1. Motivation doesn’t always lead to achievement, but achievement often leads to motivation.

With Cooperative Learning, there is no “causal arrow” here which can potentially point the wrong way. Rather, motivation and achievement are fused. Think of the Cooperative Learning Interaction Pattern Catch1Partner where pupils with flashcards get out of their seats, join partners, ask, hint, explain and answer questions, and then swap cards before repeating the process with a new partner.

Enquiry & Immersion C1P

There is movement, social interaction, the excitement of changing partners, the adrenaline of getting it right, the safety of being wrong in front of one person only, and then the victory of having the answer when you meet your next partner, and being able to hint and explain, especially for lower ability pupils. (And for SEN pupils with autism spectrum disorders there is a rigid, safe structure, aside from other relevant measures).

I often pick Catch1Partner as an example of how to effortlessly motivate children to drill key facts and concepts – which are necessary for achievement in any subject. The high achievement is the result of integrating knowledge into memory through the negotiation of meaning, differentiated examples, and targeted explaining. And obviously, because you get better and better every time that card set is used, the higher achievement leads to ever higher motivation, as, Hendrick rightly points out.

Achievement Motivation

Caveat: It is assumed here that you’re drilling facts which are actually relevant to what is being taught, with an exception to this being revision but that is a different story.  (Just remember that you can integrate an endless array of sub-activities, such as demanding they always follow what with the question “So, what else can you tell me about that?” – Thank you for that one, Stalham Academy).



2. Just because they’re engaged doesn’t mean they’re learning anything.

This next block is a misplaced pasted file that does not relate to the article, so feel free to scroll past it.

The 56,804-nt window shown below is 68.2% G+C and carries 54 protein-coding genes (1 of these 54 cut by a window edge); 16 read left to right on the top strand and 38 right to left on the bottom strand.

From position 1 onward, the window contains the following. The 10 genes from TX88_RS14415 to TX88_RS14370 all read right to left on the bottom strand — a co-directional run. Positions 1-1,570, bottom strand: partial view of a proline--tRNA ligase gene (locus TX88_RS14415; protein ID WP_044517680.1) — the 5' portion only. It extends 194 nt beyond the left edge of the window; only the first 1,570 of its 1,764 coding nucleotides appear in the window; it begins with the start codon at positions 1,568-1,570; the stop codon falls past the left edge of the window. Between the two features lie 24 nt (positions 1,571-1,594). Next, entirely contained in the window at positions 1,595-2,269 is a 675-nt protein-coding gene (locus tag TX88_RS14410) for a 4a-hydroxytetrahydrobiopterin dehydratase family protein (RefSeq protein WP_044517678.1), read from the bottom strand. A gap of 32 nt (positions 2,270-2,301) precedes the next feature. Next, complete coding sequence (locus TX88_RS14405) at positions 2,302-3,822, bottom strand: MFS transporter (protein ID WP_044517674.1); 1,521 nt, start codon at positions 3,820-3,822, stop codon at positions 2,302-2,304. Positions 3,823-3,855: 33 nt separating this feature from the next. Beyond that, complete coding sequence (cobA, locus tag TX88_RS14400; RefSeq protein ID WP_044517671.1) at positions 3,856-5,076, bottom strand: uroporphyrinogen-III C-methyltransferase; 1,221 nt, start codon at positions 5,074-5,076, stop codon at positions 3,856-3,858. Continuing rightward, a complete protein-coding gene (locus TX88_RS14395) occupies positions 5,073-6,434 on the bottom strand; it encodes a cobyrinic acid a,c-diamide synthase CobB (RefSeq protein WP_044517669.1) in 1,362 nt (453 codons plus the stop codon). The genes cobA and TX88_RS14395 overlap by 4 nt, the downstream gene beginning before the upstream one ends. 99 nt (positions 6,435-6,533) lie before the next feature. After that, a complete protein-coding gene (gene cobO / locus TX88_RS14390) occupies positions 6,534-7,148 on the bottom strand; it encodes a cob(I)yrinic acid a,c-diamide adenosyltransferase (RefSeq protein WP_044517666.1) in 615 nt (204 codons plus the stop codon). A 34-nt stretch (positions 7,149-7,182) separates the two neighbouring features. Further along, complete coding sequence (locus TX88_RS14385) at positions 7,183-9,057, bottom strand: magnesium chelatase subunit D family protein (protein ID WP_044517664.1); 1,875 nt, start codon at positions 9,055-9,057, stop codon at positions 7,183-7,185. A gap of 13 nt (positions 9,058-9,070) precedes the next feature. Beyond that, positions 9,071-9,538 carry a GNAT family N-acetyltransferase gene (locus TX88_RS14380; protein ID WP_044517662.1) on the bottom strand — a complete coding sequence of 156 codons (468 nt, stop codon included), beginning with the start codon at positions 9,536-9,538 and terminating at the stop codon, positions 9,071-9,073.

That’s not completely true; e.g. sharing new ways to use four letter words under the cover of “group work” will certainly engage many pupils I could think of.  This is precisely the reason Cooperative Learning is not “group work.” The rigid structuring of how pupils interact with each other and the learning materials, paired with limited timing, create a sense of urgency, accountability, and focus, As Matthew snickers in this video, “…there is no room for them to go off task.”

Matthew Vince

Visit full video gallery.

The combination of urgency, accountability, and focus is very difficult to achieve with individual work unless pupils are, as the article points out, beyond the point where the work is challenging. And certainly impossible to achieve with fluffy “group work.”

There is a dry comment to this point by Dan Whittaker that had me laughing: “Great post. Number 2 is the one that jolted me. The title shouldn’t be ‘Five Things I Wish I knew When I started Teaching’ but ‘Five Things I Wish SLTs Knew’.” This is precisely the reason I wrote Get your Head around it about making teaching visible so we can get rid off unhelpful advice such as “ensure pupil engagement” following a lesson observation by the deputy head.

3. Marking and feedback are not the same thing

“The value in marking a piece of work may counterintuitively be of more benefit to the teacher than the student.” I am assuming here that marking means penning into workbooks ticks, crosses, and/or smileys, with a very short comment, for example, “Can you expand on this a bit more?” or “Remember to capitalise your first letter.”

Feedback, on the other hand, from the Sutton Trust-EEF Teaching and Learning Toolkit definition:

“Feedback is information given to the learner or teacher about the learner’s performance relative to specific learning goals or outcomes, to redirect or refocus either the teacher’s or the learner’s actions to achieve a goal, by aligning effort and activity with an outcome.”

I lifted this bit on “information given to the learner” from my post on feedback from January 2016: “Feedback can “be about the output of the activity, the process of the activity, or the student’s management of their learning.” These three correspond roughly to 1. evaluation of a product, 2.  formative assessment and even 3. self-regulation respectively, all of which are ideally suited to Cooperative Learning activities.